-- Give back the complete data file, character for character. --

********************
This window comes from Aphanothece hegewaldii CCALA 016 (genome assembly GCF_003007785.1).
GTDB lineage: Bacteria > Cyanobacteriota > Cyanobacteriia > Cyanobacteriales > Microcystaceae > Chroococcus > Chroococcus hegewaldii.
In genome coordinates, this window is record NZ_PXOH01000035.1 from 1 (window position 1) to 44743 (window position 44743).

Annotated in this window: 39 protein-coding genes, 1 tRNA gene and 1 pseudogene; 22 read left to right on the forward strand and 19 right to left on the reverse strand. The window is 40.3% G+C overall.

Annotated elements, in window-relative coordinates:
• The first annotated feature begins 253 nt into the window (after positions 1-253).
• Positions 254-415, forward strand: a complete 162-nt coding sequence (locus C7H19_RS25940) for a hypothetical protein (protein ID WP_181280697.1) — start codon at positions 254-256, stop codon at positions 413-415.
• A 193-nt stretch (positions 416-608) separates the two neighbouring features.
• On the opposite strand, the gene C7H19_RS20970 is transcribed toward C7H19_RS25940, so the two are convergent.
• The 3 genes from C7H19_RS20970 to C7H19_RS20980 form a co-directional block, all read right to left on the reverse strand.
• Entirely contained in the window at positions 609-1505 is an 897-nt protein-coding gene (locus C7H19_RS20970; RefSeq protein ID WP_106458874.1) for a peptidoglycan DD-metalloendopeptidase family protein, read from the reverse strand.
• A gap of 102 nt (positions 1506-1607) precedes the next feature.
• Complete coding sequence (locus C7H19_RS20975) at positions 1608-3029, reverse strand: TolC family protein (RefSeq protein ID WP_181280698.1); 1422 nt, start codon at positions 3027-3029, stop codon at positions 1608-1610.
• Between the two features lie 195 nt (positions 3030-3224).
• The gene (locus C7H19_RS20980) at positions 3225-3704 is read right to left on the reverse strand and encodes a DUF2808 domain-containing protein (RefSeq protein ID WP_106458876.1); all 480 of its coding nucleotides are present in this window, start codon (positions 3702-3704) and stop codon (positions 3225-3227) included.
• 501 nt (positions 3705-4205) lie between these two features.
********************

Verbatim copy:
This window comes from Aphanothece hegewaldii CCALA 016 (genome assembly GCF_003007785.1).
GTDB lineage: Bacteria > Cyanobacteriota > Cyanobacteriia > Cyanobacteriales > Microcystaceae > Chroococcus > Chroococcus hegewaldii.
In genome coordinates, this window is record NZ_PXOH01000035.1 from 1 (window position 1) to 44743 (window position 44743).

Annotated in this window: 39 protein-coding genes, 1 tRNA gene and 1 pseudogene; 22 read left to right on the forward strand and 19 right to left on the reverse strand. The window is 40.3% G+C overall.

Annotated elements, in window-relative coordinates:
• The first annotated feature begins 253 nt into the window (after positions 1-253).
• Positions 254-415, forward strand: a complete 162-nt coding sequence (locus C7H19_RS25940) for a hypothetical protein (protein ID WP_181280697.1) — start codon at positions 254-256, stop codon at positions 413-415.
• A 193-nt stretch (positions 416-608) separates the two neighbouring features.
• On the opposite strand, the gene C7H19_RS20970 is transcribed toward C7H19_RS25940, so the two are convergent.
• The 3 genes from C7H19_RS20970 to C7H19_RS20980 form a co-directional block, all read right to left on the reverse strand.
• Entirely contained in the window at positions 609-1505 is an 897-nt protein-coding gene (locus C7H19_RS20970; RefSeq protein ID WP_106458874.1) for a peptidoglycan DD-metalloendopeptidase family protein, read from the reverse strand.
• A gap of 102 nt (positions 1506-1607) precedes the next feature.
• Complete coding sequence (locus C7H19_RS20975) at positions 1608-3029, reverse strand: TolC family protein (RefSeq protein ID WP_181280698.1); 1422 nt, start codon at positions 3027-3029, stop codon at positions 1608-1610.
• Between the two features lie 195 nt (positions 3030-3224).
• The gene (locus C7H19_RS20980) at positions 3225-3704 is read right to left on the reverse strand and encodes a DUF2808 domain-containing protein (RefSeq protein ID WP_106458876.1); all 480 of its coding nucleotides are present in this window, start codon (positions 3702-3704) and stop codon (positions 3225-3227) included.
• 501 nt (positions 3705-4205) lie between these two features.